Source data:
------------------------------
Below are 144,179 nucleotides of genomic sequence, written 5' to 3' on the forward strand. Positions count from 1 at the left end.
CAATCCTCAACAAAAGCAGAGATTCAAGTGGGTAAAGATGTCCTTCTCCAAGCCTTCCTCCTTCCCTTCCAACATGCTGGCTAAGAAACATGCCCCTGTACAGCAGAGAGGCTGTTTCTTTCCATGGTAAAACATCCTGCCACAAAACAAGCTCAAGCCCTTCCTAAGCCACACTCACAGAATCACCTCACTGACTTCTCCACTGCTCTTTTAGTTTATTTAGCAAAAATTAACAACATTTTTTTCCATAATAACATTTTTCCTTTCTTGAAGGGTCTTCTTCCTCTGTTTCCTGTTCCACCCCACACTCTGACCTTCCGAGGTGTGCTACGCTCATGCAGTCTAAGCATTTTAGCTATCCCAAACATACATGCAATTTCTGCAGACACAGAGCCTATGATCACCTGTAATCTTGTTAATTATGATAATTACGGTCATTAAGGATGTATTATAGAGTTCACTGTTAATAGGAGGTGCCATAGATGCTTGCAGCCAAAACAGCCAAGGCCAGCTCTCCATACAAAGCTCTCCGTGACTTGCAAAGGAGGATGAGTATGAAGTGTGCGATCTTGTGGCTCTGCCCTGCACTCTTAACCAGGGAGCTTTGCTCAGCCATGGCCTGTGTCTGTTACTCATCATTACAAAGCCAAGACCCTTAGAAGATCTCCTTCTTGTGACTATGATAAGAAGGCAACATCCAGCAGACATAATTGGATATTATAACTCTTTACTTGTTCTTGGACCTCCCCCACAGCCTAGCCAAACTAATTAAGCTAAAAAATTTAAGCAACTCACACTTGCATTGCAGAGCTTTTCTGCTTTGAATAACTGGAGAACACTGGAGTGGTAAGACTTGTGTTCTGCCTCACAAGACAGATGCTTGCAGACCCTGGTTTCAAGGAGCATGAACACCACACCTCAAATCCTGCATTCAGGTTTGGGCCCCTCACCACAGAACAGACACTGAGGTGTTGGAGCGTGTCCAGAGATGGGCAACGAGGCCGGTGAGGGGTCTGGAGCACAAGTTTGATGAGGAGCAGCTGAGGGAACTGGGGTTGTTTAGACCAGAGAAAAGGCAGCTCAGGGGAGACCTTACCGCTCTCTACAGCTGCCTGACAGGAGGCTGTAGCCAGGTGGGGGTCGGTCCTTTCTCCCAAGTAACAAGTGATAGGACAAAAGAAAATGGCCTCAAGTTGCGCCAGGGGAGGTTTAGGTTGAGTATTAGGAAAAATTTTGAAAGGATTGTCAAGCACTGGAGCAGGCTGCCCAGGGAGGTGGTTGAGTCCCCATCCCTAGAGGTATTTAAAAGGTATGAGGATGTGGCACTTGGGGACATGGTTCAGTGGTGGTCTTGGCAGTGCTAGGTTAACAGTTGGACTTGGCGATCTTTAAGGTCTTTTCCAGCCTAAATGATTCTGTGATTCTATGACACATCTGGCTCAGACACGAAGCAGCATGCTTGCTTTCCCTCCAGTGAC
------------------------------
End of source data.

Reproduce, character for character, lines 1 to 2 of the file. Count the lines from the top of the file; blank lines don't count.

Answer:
Below are 144,179 nucleotides of genomic sequence, written 5' to 3' on the forward strand. Positions count from 1 at the left end.
CAATCCTCAACAAAAGCAGAGATTCAAGTGGGTAAAGATGTCCTTCTCCAAGCCTTCCTCCTTCCCTTCCAACATGCTGGCTAAGAAACATGCCCCTGTACAGCAGAGAGGCTGTTTCTTTCCATGGTAAAACATCCTGCCACAAAACAAGCTCAAGCCCTTCCTAAGCCACACTCACAGAATCACCTCACTGACTTCTCCACTGCTCTTTTAGTTTATTTAGCAAAAATTAACAACATTTTTTTCCATAATAACATTTTTCCTTTCTTGAAGGGTCTTCTTCCTCTGTTTCCTGTTCCACCCCACACTCTGACCTTCCGAGGTGTGCTACGCTCATGCAGTCTAAGCATTTTAGCTATCCCAAACATACATGCAATTTCTGCAGACACAGAGCCTATGATCACCTGTAATCTTGTTAATTATGATAATTACGGTCATTAAGGATGTATTATAGAGTTCACTGTTAATAGGAGGTGCCATAGATGCTTGCAGCCAAAACAGCCAAGGCCAGCTCTCCATACAAAGCTCTCCGTGACTTGCAAAGGAGGATGAGTATGAAGTGTGCGATCTTGTGGCTCTGCCCTGCACTCTTAACCAGGGAGCTTTGCTCAGCCATGGCCTGTGTCTGTTACTCATCATTACAAAGCCAAGACCCTTAGAAGATCTCCTTCTTGTGACTATGATAAGAAGGCAACATCCAGCAGACATAATTGGATATTATAACTCTTTACTTGTTCTTGGACCTCCCCCACAGCCTAGCCAAACTAATTAAGCTAAAAAATTTAAGCAACTCACACTTGCATTGCAGAGCTTTTCTGCTTTGAATAACTGGAGAACACTGGAGTGGTAAGACTTGTGTTCTGCCTCACAAGACAGATGCTTGCAGACCCTGGTTTCAAGGAGCATGAACACCACACCTCAAATCCTGCATTCAGGTTTGGGCCCCTCACCACAGAACAGACACTGAGGTGTTGGAGCGTGTCCAGAGATGGGCAACGAGGCCGGTGAGGGGTCTGGAGCACAAGTTTGATGAGGAGCAGCTGAGGGAACTGGGGTTGTTTAGACCAGAGAAAAGGCAGCTCAGGGGAGACCTTACCGCTCTCTACAGCTGCCTGACAGGAGGCTGTAGCCAGGTGGGGGTCGGTCCTTTCTCCCAAGTAACAAGTGATAGGACAAAAGAAAATGGCCTCAAGTTGCGCCAGGGGAGGTTTAGGTTGAGTATTAGGAAAAATTTTGAAAGGATTGTCAAGCACTGGAGCAGGCTGCCCAGGGAGGTGGTTGAGTCCCCATCCCTAGAGGTATTTAAAAGGTATGAGGATGTGGCACTTGGGGACATGGTTCAGTGGTGGTCTTGGCAGTGCTAGGTTAACAGTTGGACTTGGCGATCTTTAAGGTCTTTTCCAGCCTAAATGATTCTGTGATTCTATGACACATCTGGCTCAGACACGAAGCAGCATGCTTGCTTTCCCTCCAGTGAC